Welcome back! I am cooking my way through the 1929 Photoplay cookbook (recipes of the stars!) and you are invited to tag along. (I have listed all the recipes that I have tested on this dedicated page. Check back often.) This time, we will be testing a recipe from a very controversial actress.
Silent movie memorabilia is a fairly new thing for me. I swore I would never do it and yet here I am. I would like to say that I was one of those people who kept a carefully curated collection but that would be a lie. When it comes to silent film collecting, I am a magpie. I pretty much grab anything shiny that takes my fancy. (Assuming the price is in my budget.)
I bought this Spanish Carol Dempster trading card on eBay. While I am not really a fan of her performances, I do feel that the way people talk about her tends toward the needlessly cruel. Saying you do not care for an actress’s onscreen performance is one thing. Snickering about how “ugly” she was is just plain mean. I liked Carol’s expression in this picture. I think she looks quite nice.
To put things in perspective: A socially awkward teenager falls under the influence of a powerful director, one who is old enough to be their parent. The director is determined to make our teen a star, tells the teen that they are brilliant and soon the whole world will know it. However, the teen’s popularity never matches that of their predecessor, partly due to the fact that the teen’s skill as an action star was all but ignored by the director. You tell me who deserves the lion’s share of the derision. (Hint: Not the teen.)
In any case, Miss Dempster retired from the screen, married a successful businessman and lived a life of philanthropy. She never had children and so at her death, she left a generous bequest to the San Diego Museum of Art. She stipulated that the money was to be used to expand the museum’s collection of drawings and prints, my two favorite areas of artistic expression, as it happens.
Note: I do not personally buy sell or trade merchandise through this website. When I buy, I do so exclusively through eBay or through merchants with whom I have already established a business relationship. All of my website product links are served by major online retailers and they handle all transactions. If you are interested in purchasing silent film memorabilia, I suggest looking at eBay or checking out what Cliff at Immortal Ephemera has to offer.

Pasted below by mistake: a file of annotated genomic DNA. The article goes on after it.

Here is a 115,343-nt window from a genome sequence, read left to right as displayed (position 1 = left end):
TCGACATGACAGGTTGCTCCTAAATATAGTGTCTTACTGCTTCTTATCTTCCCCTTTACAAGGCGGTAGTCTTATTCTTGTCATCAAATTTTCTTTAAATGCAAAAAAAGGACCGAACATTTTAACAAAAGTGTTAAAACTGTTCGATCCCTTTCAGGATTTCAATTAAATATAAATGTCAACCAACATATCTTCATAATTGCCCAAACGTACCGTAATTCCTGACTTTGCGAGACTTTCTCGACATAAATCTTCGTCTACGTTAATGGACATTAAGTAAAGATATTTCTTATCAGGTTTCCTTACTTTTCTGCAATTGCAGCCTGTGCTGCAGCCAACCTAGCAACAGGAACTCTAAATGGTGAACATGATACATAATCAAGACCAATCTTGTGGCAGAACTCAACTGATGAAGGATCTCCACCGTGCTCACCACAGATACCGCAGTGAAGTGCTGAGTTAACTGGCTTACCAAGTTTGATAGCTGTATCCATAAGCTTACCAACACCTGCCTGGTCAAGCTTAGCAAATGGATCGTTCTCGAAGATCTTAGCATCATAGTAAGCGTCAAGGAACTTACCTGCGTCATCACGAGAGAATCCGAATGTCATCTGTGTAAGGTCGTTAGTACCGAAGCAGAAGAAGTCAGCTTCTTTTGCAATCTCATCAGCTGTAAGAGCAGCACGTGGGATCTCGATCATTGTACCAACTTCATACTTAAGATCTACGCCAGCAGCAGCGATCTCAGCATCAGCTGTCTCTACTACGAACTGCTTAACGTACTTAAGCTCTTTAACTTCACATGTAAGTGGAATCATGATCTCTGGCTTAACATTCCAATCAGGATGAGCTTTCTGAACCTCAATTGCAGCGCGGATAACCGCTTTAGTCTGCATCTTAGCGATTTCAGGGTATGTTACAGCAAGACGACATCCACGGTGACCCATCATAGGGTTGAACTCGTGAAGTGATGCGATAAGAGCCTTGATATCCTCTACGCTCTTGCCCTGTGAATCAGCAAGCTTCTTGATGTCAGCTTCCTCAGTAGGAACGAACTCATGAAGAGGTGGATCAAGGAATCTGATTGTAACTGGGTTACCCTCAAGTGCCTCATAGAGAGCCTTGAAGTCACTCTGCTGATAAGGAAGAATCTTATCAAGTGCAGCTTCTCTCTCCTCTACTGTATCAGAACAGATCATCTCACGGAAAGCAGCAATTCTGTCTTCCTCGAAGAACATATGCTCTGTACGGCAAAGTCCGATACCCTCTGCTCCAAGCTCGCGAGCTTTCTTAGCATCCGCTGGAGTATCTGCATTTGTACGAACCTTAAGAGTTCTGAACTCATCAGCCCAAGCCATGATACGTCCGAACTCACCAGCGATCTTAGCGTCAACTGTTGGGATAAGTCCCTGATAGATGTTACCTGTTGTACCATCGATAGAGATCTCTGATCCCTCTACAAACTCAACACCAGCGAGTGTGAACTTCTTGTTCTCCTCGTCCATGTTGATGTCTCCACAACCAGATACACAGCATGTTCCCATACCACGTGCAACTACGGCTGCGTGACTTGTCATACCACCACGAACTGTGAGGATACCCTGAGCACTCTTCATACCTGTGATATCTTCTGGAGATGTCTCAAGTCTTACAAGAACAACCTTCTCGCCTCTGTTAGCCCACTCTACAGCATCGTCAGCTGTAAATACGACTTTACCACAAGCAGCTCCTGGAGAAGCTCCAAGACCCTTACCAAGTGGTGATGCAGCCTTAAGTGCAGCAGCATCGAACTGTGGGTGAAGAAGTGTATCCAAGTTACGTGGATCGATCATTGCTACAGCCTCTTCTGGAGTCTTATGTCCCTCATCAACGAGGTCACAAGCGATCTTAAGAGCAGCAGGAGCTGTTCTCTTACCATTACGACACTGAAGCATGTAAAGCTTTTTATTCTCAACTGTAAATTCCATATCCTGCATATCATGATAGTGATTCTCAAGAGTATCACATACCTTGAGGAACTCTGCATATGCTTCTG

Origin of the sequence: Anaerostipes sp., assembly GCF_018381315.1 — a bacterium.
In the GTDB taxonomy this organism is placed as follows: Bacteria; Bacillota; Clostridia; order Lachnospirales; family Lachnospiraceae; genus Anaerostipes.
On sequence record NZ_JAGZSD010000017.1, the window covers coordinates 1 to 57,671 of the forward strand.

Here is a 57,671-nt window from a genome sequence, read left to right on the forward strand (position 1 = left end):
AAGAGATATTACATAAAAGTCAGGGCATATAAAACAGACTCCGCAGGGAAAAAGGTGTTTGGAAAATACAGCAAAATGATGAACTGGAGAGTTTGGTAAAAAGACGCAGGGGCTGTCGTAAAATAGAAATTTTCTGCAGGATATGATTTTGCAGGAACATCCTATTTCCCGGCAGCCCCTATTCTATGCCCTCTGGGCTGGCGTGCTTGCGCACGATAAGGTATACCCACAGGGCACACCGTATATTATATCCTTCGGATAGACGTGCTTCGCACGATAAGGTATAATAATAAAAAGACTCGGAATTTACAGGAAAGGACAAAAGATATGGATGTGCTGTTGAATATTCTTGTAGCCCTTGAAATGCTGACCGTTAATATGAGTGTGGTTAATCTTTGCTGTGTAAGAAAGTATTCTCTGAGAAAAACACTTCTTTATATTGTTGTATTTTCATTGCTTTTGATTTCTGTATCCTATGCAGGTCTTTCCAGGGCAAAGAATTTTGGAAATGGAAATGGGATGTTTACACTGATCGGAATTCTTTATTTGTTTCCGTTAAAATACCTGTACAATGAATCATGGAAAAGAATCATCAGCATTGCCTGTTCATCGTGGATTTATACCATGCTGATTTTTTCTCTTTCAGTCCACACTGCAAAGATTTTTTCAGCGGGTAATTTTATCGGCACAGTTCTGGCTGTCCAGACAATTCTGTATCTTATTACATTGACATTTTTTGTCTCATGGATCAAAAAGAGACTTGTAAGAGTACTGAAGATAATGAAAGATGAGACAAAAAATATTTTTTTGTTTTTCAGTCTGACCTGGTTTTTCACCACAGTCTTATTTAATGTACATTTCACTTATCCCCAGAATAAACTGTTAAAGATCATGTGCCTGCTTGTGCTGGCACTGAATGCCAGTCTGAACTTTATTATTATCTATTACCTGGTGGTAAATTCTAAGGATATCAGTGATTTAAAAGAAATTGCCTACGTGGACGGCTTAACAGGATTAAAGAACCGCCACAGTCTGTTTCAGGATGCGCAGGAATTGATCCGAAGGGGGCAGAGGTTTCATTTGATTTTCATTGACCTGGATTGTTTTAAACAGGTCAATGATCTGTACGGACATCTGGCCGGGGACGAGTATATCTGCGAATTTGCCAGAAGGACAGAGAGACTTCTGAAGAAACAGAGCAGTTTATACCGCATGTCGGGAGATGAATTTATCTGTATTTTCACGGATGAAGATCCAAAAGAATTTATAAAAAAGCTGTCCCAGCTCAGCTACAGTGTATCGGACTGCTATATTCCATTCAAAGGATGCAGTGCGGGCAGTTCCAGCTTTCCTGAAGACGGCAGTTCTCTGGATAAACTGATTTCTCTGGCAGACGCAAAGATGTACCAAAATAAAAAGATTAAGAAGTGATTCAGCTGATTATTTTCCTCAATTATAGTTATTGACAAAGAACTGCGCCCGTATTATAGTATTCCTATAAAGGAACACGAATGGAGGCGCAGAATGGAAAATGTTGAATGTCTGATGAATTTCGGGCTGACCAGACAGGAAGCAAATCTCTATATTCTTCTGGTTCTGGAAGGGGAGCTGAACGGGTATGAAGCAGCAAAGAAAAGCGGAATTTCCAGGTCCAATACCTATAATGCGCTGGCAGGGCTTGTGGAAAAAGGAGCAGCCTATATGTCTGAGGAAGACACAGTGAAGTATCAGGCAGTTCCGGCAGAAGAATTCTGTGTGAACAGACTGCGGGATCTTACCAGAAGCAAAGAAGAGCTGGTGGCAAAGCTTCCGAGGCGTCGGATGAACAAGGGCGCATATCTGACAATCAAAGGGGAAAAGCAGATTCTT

Professor Moriarty is up to his usual wicked tactics. This looks like a job for Sherlock Holmes! You know, that well-known college student. Wait, what? John Barrymore takes an unorthodox, romantic approach toward the famous sleuth in this long-lost silent film.
Continue reading “Sherlock Holmes (1922) A Silent Film Review”
D.W. Griffith offers adventure, romance, exotic climes, a leering camera and Carol Dempster to the viewing public. The viewing public says: “Thanks but no thanks.” Carol is a zany teen determined to save her father from a murder charge in this kitchen sink (as in everything but) caper. Oh, Dad’s guilty, Carol just doesn’t want him arrested. Unlikable characters, an inexperienced leading lady and far too little Richard Barthelmess doom this picture. Dempster is good at the stunts. Acting, not so much.
Carol Dempster’s evil step-mother does not approve of her frolicking in The Love Flower. Gotta say, though, I am on the side of the step-mother this time.
Director D.W. Griffith attempts to showcase his protegee, Carol Dempster, in this ocean-themed crime drama. An accused murderer is hiding out on a South Sea island with his daughter. The long arm of the law is closing in. How far will she go to make sure that her dear old dad stays free?
Continue reading “The Love Flower (1920) A Silent Film Review”
Child neglect, single moms, personal crisis… Just another day D.W. Griffith-land. Mae Marsh is Teazie, a young orphan who flirts as way to get much-needed attention. Ivor Novello is Joseph, a freshly ordained minister who mistakes her flirtations for an immoral character. What follows can best be described as Way Down East meets The Scarlet Letter.